Not buying it.

The truth is it’s unfortunately as simple as those EVIL NEOCON TALKING HEAD PARTISANS are saying:

The Republicans lost because they for 12 solid years have completely bailed on BOTH Libertarian AND Christian values.

Limited-government, and fiscal discipline, and morality issues are not dividing issues within the Republican party; they are indeed the uniting ones (and that’s why the author lumps them together again, betraying that he believes in neither)

(Actually Mr. Dionne deftly misses the point that two of the three issues that he mentions regarding Mr. Levin (health care portability and school choice) are actually limited-government concepts—but details.)

Simply put, there is nothing moral or ethical or Christian about squandering taxpayer money on earmarks, allowing moral bankruptcy and corruption to define the Congress (Cunningham, Foley, etc.), and being horrible stewards of our economy. Neither “free-marketers” nor “Christian Conservatives” appreciated any of this, and they either stayed home, or decided to throw the bums out. Meanwhile, the Democratic party jumped on an unpopular war, a raging deficit, and the aforementioned corruption, and drove voters to the polls to throw the bums out.

Not a sign of a divide, but a sign of a party who took its entire base completely for granted.


The Divide

“…Pro-market libertarians and pro-family social conservatives are more aware than ever that their respective values and interests do not coincide.

“In an article in the latest issue of the conservative Weekly Standard, Yuval Levin, a fellow at the Ethics and Public Policy Center, explains the tension between the market and the family as clearly as anyone has:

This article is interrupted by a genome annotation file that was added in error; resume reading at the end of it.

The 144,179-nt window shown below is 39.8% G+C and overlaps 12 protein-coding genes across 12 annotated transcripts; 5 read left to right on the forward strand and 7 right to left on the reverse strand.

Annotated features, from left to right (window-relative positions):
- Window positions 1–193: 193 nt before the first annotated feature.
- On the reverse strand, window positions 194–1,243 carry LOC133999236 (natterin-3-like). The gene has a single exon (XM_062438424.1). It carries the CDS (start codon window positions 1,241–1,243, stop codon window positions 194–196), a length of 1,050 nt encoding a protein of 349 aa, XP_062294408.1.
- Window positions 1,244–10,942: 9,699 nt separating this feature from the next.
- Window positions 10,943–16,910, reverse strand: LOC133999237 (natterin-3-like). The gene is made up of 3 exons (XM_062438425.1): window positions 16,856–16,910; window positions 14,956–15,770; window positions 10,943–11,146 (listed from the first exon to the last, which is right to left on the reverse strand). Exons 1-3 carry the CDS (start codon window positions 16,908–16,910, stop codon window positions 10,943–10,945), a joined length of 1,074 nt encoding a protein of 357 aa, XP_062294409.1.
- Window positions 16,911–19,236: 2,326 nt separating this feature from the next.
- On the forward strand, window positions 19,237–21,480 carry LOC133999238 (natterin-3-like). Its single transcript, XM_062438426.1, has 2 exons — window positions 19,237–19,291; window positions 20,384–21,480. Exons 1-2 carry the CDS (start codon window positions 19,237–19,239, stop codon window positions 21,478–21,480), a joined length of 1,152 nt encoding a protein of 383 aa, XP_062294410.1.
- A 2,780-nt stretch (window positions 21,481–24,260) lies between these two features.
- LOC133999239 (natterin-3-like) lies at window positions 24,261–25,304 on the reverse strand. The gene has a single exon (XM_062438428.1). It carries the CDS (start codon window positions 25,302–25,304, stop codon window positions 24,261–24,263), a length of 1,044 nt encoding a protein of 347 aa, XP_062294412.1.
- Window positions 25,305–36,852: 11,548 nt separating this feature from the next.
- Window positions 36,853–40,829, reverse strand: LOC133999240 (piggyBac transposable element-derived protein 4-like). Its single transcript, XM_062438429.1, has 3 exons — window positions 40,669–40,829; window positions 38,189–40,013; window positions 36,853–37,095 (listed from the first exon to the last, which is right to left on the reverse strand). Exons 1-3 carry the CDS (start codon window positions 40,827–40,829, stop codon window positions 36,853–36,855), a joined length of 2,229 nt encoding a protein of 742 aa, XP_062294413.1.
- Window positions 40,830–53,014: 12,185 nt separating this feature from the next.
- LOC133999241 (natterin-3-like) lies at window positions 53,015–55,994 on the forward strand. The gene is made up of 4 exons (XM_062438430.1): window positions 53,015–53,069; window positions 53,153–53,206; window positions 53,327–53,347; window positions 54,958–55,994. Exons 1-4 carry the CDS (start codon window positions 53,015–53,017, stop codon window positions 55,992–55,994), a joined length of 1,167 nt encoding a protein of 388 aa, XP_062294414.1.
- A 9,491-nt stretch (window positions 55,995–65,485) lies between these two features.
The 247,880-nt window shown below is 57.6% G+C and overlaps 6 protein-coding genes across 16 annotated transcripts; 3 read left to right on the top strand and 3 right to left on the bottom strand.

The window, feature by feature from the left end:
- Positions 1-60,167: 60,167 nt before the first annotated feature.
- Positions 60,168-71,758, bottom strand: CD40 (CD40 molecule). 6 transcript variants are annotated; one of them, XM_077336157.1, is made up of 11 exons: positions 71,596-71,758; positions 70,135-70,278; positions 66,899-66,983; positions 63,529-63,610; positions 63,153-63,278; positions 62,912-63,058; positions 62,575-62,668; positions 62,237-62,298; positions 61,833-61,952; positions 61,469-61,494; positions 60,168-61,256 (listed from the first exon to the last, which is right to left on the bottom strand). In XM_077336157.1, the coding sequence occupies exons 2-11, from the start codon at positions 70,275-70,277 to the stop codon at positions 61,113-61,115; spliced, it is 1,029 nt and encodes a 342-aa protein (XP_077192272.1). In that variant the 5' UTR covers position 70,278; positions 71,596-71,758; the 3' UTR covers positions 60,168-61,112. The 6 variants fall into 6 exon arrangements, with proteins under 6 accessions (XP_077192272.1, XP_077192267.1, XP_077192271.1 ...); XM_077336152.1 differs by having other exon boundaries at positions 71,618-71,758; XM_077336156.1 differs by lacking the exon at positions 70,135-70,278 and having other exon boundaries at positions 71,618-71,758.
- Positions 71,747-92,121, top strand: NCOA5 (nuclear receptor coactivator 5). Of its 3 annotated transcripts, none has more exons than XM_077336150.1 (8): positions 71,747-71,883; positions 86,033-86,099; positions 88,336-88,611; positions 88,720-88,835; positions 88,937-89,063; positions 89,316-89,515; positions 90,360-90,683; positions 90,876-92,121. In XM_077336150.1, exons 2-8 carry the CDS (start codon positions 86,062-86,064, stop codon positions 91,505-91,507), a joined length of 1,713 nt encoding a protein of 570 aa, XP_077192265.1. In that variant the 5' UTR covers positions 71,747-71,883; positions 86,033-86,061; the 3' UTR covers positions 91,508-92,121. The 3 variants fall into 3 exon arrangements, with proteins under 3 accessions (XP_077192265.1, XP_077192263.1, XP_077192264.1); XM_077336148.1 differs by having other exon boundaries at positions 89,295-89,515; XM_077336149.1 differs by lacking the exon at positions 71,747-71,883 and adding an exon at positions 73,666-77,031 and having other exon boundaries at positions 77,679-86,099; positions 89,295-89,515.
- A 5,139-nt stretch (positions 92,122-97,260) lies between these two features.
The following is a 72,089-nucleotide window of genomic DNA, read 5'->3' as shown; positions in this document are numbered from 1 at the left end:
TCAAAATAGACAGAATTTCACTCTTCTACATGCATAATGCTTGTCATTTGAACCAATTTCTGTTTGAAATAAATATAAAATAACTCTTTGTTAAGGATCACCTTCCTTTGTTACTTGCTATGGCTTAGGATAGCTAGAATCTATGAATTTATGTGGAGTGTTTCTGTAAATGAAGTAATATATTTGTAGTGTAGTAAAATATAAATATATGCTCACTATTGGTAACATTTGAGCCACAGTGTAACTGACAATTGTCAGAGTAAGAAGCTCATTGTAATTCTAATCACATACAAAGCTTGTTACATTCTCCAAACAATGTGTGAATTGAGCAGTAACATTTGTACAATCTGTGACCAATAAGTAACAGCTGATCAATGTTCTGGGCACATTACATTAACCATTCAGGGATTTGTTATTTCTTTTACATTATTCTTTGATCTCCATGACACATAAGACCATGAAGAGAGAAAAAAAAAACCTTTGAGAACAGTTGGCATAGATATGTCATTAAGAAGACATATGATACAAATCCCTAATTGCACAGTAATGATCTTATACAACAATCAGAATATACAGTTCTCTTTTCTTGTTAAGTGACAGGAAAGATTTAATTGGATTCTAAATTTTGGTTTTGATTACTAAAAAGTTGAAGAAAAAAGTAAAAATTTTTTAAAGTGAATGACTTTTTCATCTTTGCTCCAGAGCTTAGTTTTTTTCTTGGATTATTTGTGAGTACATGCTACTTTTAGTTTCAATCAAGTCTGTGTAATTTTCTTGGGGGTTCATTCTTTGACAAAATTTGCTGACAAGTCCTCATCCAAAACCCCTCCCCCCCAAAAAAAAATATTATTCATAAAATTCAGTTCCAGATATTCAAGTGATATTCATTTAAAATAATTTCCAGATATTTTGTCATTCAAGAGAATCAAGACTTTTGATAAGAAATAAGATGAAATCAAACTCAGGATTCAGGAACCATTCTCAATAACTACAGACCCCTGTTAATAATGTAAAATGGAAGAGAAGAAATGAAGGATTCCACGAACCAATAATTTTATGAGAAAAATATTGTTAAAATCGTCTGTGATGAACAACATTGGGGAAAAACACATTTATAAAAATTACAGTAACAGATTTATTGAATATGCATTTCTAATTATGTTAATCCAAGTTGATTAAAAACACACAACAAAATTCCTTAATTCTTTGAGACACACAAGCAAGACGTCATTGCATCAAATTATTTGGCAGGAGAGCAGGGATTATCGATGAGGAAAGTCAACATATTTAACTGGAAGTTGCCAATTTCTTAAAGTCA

The market values risk-taking and creative destruction that can be very bad for family life, and rewards the lowest common cultural denominator in ways that can undermine traditional morality. Traditional values, on the other hand, discourage the spirit of competition and self-interested ambition essential for free markets to work, and their adherents sometimes seek to enforce codes of conduct that constrain individual freedom. The libertarian and the traditionalist are not natural allies.

“Levin acknowledges that the policy fixes he proposes (including health-care portability, long-term care insurance and school choice) are “barely a start” to what needs to be done for those in what he calls “the parenting class.” Still, he identifies a central conservative problem.

“The difficulty, of course, is that a conservatism that cares only about “limited government,” “fiscal discipline” and preaching about “traditional moral values” will shy away from Levin’s practical, problem-solving approach by government that might involve — horrors! — new or different kinds of spending.

“That’s one reason the decline of the moderate Republicans hurts the party: The moderates were always looking for innovative ways to use government for practical ends. And as an electoral matter, the 2006 vote proved that if Republicans lose too many of their moderate members in areas such as New England, the mid-Atlantic states and the Midwest, they no longer have a majority. Sarah Chamberlain Resnick, executive director of the Republican Main Street Partnership, said moderates had, to no avail, warned their leadership of “the consequences of pushing a legislative agenda kowtowing to the far right in our party.”

“The flight from a solution-oriented politics designed to deal with the pressures on working- and middle-class families had the final effect of driving many of the onetime Reagan Democrats, the “security moms” and disaffected men over to the Democrats, who enjoyed strong gains in the large swath of households in the $30,000 to $100,000 annual income range.

“The GOP desperately needs to disenthrall itself from old thinking. Some inventive Republican presidential candidate might study the policy playbook of a politician who liked to condemn “the brain-dead politics of both parties.” His name was Bill Clinton.” — E. J. Dionne